General Retirement System of the City of Detroit v. The Wells Fargo Mortgage Backed Securities 2006-AR18 Trust et al

Filing 472

ORDER Denying Objectors' Oral Motion for Leave to Seek Discovery. Signed by Judge Lucy H. Koh on 11/14/11. (lhklc3, COURT STAFF) (Filed on 11/14/2011)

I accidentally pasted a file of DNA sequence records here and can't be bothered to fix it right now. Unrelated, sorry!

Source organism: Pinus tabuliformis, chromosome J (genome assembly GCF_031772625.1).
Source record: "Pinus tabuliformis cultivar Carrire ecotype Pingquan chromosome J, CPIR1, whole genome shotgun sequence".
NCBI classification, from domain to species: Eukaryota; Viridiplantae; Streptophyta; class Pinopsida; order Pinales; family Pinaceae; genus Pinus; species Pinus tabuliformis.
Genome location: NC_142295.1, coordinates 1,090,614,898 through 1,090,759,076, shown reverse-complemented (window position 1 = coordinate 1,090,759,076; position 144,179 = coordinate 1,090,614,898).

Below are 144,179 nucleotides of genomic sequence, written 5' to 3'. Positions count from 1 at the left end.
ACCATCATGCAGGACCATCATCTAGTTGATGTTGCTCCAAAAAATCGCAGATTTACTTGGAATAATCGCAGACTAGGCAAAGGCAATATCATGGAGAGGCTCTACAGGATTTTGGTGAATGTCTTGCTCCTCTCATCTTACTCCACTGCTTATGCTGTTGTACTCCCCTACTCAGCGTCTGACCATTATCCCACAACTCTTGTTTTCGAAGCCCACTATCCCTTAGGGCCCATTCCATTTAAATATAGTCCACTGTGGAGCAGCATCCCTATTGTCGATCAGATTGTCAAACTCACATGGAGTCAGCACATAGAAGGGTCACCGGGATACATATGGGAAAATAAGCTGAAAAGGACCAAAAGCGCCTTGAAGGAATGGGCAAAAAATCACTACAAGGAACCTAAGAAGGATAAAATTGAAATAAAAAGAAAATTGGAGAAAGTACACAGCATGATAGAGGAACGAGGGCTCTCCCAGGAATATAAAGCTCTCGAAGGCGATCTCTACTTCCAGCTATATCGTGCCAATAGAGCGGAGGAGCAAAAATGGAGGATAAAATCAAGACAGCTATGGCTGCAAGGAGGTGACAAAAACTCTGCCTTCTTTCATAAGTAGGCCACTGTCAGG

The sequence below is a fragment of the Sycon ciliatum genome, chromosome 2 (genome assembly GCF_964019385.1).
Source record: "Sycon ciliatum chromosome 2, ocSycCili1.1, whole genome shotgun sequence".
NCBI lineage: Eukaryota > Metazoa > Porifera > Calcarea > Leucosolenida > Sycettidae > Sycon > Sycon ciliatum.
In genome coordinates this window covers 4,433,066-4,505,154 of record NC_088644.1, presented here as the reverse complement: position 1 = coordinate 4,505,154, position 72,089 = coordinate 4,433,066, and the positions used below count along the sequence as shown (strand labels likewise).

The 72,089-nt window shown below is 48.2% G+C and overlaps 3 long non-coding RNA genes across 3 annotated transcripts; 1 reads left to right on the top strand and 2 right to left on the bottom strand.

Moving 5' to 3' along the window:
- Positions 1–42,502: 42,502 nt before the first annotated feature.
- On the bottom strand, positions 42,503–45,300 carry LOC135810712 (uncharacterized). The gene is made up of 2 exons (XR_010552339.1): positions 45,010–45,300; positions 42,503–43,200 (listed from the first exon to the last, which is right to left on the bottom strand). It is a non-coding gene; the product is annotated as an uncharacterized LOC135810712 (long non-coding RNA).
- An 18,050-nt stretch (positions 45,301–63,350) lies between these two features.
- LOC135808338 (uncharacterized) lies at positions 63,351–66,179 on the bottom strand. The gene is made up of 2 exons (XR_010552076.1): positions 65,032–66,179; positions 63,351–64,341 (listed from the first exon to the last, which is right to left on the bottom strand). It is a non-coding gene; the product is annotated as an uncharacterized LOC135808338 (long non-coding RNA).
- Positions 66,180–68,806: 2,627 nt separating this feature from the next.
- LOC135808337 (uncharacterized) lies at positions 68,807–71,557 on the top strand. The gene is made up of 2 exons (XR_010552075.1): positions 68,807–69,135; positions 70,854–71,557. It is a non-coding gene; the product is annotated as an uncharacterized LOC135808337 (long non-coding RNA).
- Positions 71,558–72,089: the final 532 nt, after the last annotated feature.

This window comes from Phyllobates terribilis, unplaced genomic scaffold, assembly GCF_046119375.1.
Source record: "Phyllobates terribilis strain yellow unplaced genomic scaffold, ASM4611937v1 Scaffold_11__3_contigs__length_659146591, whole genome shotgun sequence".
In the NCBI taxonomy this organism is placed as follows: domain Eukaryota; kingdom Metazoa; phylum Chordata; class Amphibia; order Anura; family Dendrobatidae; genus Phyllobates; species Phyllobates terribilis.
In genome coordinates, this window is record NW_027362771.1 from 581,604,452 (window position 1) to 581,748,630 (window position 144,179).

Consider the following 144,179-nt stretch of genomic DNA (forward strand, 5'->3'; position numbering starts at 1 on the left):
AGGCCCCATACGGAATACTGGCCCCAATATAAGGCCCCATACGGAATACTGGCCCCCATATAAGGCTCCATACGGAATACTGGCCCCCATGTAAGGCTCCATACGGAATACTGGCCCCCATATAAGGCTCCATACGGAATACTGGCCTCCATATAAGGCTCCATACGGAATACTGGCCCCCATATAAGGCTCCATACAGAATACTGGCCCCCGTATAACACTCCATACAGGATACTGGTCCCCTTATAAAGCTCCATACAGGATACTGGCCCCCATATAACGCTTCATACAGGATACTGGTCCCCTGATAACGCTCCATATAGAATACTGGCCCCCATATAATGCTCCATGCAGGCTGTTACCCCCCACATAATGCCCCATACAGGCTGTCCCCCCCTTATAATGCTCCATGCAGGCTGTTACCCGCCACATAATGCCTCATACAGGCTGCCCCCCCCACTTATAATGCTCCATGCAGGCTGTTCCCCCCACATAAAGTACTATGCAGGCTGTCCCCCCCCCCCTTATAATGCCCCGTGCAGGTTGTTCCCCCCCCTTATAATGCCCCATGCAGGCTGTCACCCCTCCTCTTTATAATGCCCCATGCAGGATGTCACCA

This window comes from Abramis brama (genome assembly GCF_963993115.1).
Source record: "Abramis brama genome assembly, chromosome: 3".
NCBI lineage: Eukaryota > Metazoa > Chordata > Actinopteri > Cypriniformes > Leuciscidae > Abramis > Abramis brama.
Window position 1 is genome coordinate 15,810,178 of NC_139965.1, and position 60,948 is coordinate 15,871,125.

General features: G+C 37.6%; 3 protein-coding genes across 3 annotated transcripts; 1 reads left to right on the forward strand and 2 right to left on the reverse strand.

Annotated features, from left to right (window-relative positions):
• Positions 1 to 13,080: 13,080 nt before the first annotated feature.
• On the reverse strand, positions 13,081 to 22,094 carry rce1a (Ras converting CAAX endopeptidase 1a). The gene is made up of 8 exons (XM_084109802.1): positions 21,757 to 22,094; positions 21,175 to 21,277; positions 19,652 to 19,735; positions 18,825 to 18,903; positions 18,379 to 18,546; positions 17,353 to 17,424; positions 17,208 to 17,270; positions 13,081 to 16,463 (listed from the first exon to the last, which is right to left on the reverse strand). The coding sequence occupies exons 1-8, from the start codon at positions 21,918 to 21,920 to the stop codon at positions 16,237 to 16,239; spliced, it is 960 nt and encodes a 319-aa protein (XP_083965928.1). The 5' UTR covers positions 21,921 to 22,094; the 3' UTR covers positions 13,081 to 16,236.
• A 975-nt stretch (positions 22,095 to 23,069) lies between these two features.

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1 2 3 4 5 6 7 8 9 UNITED STATES DISTRICT COURT NORTHERN DISTRICT OF CALIFORNIA SAN JOSE DIVISION United States District Court For the Northern District of California 10 11 12 In Re WELLS FARGO MORTGAGEBACKED CERTIFICATES LITIGATION 13 14 15 ) ) ) ) ) ) ) ) ) ) ) Case No.: 09-CV-01376-LHK ORDER DENYING OBJECTORS’ ORAL MOTION FOR LEAVE TO SEEK DISCOVERY 16 Pursuant to the Court’s July 26, 2011 Order Preliminarily Approving Settlement, Providing 17 for Notice and Scheduling Hearing (“Preliminary Approval Order,” ECF No. 447), the Court held a 18 fairness hearing (“Final Approval Hearing”) on October 27, 2011 on Lead Plaintiffs’ Motion for 19 Final Approval of Class Action Settlement (ECF No. 451) and Motion for Attorneys’ Fees and 20 Reimbursement of Litigation Expenses (ECF No. 452). The Preliminary Approval Order provided 21 that any Class Member who timely served proper written objections would be given the 22 opportunity to be heard at the Final Approval Hearing and to show cause why the proposed 23 Settlement should or should not be approved as fair, reasonable, adequate, and in the best interests 24 of the Settlement Class, or why Judgment should or should not be entered thereon. See ECF No. 25 447 ¶ 13; see also Fed. R. Civ. P. 23(e)(5). 26 Only two Class Members filed an objection to the Settlement. Neuberger Berman Europe, 27 Ltd., as Agent for Sealink Funding, Ltd., and Bayerische Landesbank (“Objectors”) object solely 28 on grounds that the Settlement’s release is vague and does not clearly disavow release of 1 Case No.: 09-CV-01376-LHK ORDER DENYING OBJECTORS’ ORAL MOTION FOR LEAVE TO SEEK DISCOVERY 1 contractual representation and warranty claims allegedly held by the Offerings’ trusts—which are 2 indisputably not Class Members—against various affiliates of Wells Fargo, and which are 3 allegedly worth up to $1.2 billion. Objectors do not contend that these claims are unfairly released 4 by the Settlement; rather, “in an abundance of caution,” they seek an order “clarifying that the 5 Settlement does not intend to, and does not, compromise in any fashion the potential contractual 6 representation and warranty claims belonging to the Offerings’ trusts.” ECF No. 460 at 4. 7 Objectors were given the opportunity to be heard at the Final Approval Hearing. 8 The Court declines to require additional “clarifying” language. Objectors have not identified what specific representations and warranties were purportedly breached, and to the 10 United States District Court For the Northern District of California 9 Court’s knowledge, no such claims have yet been asserted. In the face of nothing more than 11 unidentified and purely hypothetical “potential” claims held by the Offerings’ trusts, such 12 clarifying language would amount to an advisory opinion, which is generally disfavored. See, e.g., 13 Cicero v. DirecTV, Inc., 2010 WL 2991486, at *7-8 (C.D. Cal. July 27, 2010) (refusing to address 14 whether particular claims fell within the release because to do so would involve “rendering an 15 advisory opinion”); Larson v. Sprint Nextel Corp., 2010 WL 234934, at *15-16 (D.N.J. Jan 15, 16 2010) (rejecting objection seeking to have court declare release ineffective as to certain potential 17 claims, explaining that “such matters are not presently before this Court and, therefore, will not be 18 addressed at this juncture”); In re AOL Time Warner ERISA Litig., 2006 WL 2789862, at *12 19 (S.D.N.Y. Sep. 27, 2006) (declining to rule on whether objector’s state court claims would be 20 released by the settlement because the “facts necessary for a resolution of this question are not 21 before the Court”). 22 Moreover, the Court finds the scope of the Settlement’s release language proper. The 23 Release applies only to Class Members, which both Objectors and the Parties alike agree the Trusts 24 are not, and releases only Class Members’ “Settled Claims,” which are limited to claims “that were 25 asserted, could have been asserted, or that arise out of the same transactions or occurrences as the 26 claims that were asserted, in the action.” See Stip. ¶ 1(ll). The Settlement’s release language is 27 similar to language previously approved by the Ninth Circuit and by other courts in this District. 28 See, e.g., Class Plaintiffs v. City of Seattle, 955 F.2d 1268, 1287 (9th Cir. 1992) (“The weight of 2 Case No.: 09-CV-01376-LHK ORDER DENYING OBJECTORS’ ORAL MOTION FOR LEAVE TO SEEK DISCOVERY 1 authority holds that a federal court may release not only those claims alleged in the complaint, but 2 also a claim based on the identical factual predicate as that underlying the claims in the settled 3 class action even though the claim was not presented and might not have been presentable in the 4 class action.” (internal quotation marks omitted)); In re Connetics Corp. Sec. Litig., Case No. 07- 5 02940-SI (N.D. Cal.) (Final Judgment and Order of Dismissal with Prejudice dated Oct. 9, 2009), 6 ECF No. 199 (approving similar release language, see ECF No. 190-2); In re Maxim Integrated 7 Prods., Inc. Sec. Litig., Case No. C-08-00832-JW (N.D. Cal.) (Final Judgment and Order of 8 Dismissal with Prejudice dated Sep. 29, 2010), ECF No. 294 (same, see ECF No. 271). The Court 9 therefore does not find Objectors’ objection to be a proper basis for withholding final approval of United States District Court For the Northern District of California 10 11 the Settlement. Objectors were given the opportunity to be heard at the Final Approval Hearing, and at the 12 end of the hearing, orally moved for leave to seek discovery from the parties relating to the content 13 of their settlement negotiations for the purpose of proving that the alleged contractual 14 representation and warranty claims belonging to the Offerings’ trusts were not contemplated as part 15 of this suit or its settlement. 16 At the outset, the Court notes that Objectors waived their discovery request by failing to 17 raise it at the time they filed their objection. However, even if Objectors had timely filed their 18 request, the Court does not find that they are entitled to the discovery they seek. “Class members 19 who object to a class action settlement do not have an absolute right to discovery.” Jaffe v. 20 Morgan Stanley & Co., 2008 WL 346417 at *2 (N.D. Cal. Feb. 7, 2008) (Henderson, J.); accord 21 Wixon v. Wyndham Resort Dev. Corp., 2011 WL 3443650 at *2 (N.D. Cal. Aug. 8, 2011) (White, 22 J.); Hemphill v. San Diego Ass’n of Realtors, Inc., 225 F.R.D. 616, 619 (S.D. Cal. 2004). “While 23 objectors are entitled to meaningful participation in the settlement proceedings, and leave to be 24 heard, they are not automatically entitled to discovery,” particularly not when discovery would 25 unduly burden the parties or cause unnecessary delay. Jaffe, 2008 WL 346417 at *2. In 26 determining whether to grant an objector’s request for discovery, courts generally consider three 27 factors: (1) the nature and amount of previous discovery; (2) whether there is a reasonable basis for 28 3 Case No.: 09-CV-01376-LHK ORDER DENYING OBJECTORS’ ORAL MOTION FOR LEAVE TO SEEK DISCOVERY 1 the discovery requests; and (3) the number and interests of objectors. See Wixon, 2011 WL 2 3443650 at *2 (citing Hemphill, 225 F.R.D. at 620 (internal citations omitted)). 3 Here, all three factors weigh against granting Objectors leave to seek discovery. First, the parties engaged in extensive discovery in an adversarial setting before reaching the proposed 5 Settlement. Second, Objectors fail to identify a reasonable basis for requiring the parties to 6 disclose the highly sensitive contents of their settlement negotiations. “Settlement negotiations 7 involve sensitive matters,” and therefore “discovery of settlement negotiations is proper only where 8 the party seeking it lays a foundation by adducing from other sources evidence indicating that the 9 settlement may be collusive.” Lobatz v. U.S. W. Cellular of Cal., Inc., 222 F.3d 1142, 1148 (9th 10 United States District Court For the Northern District of California 4 Cir. 2000) (internal quotation marks, citations, and alterations omitted); see also Hemphill, 225 11 F.R.D. at 620 (“[D]iscovery of evidence pertaining to settlement negotiations is appropriate only in 12 rare circumstances.”). This Settlement was the product of a hard-fought case litigated for over two 13 years. Objectors have made no allegation of suspected collusion between the parties. Finally, only 14 two Class Members of the more than 7,000 that received Court-approved notices filed an objection, 15 and their objection asserts not their own interests as Class Members, but rather the interests of the 16 Offerings’ trusts, which, as previously discussed, both Objectors and the Parties agree are not 17 members of the Settlement Class. 18 The Court finds that Objectors have had a meaningful opportunity to be heard, the Court 19 has sufficient facts before it to evaluate the Settlement, and discovery would unduly burden the 20 parties and cause unnecessary delay. Accordingly, Objectors’ requests for clarifying language in 21 the Settlement release terms and for leave to seek discovery regarding the Parties’ settlement 22 negotiations are DENIED. 23 IT IS SO ORDERED. 24 25 26 Dated: November 14, 2011 _________________________________ LUCY H. KOH United States District Judge 27 28 4 Case No.: 09-CV-01376-LHK ORDER DENYING OBJECTORS’ ORAL MOTION FOR LEAVE TO SEEK DISCOVERY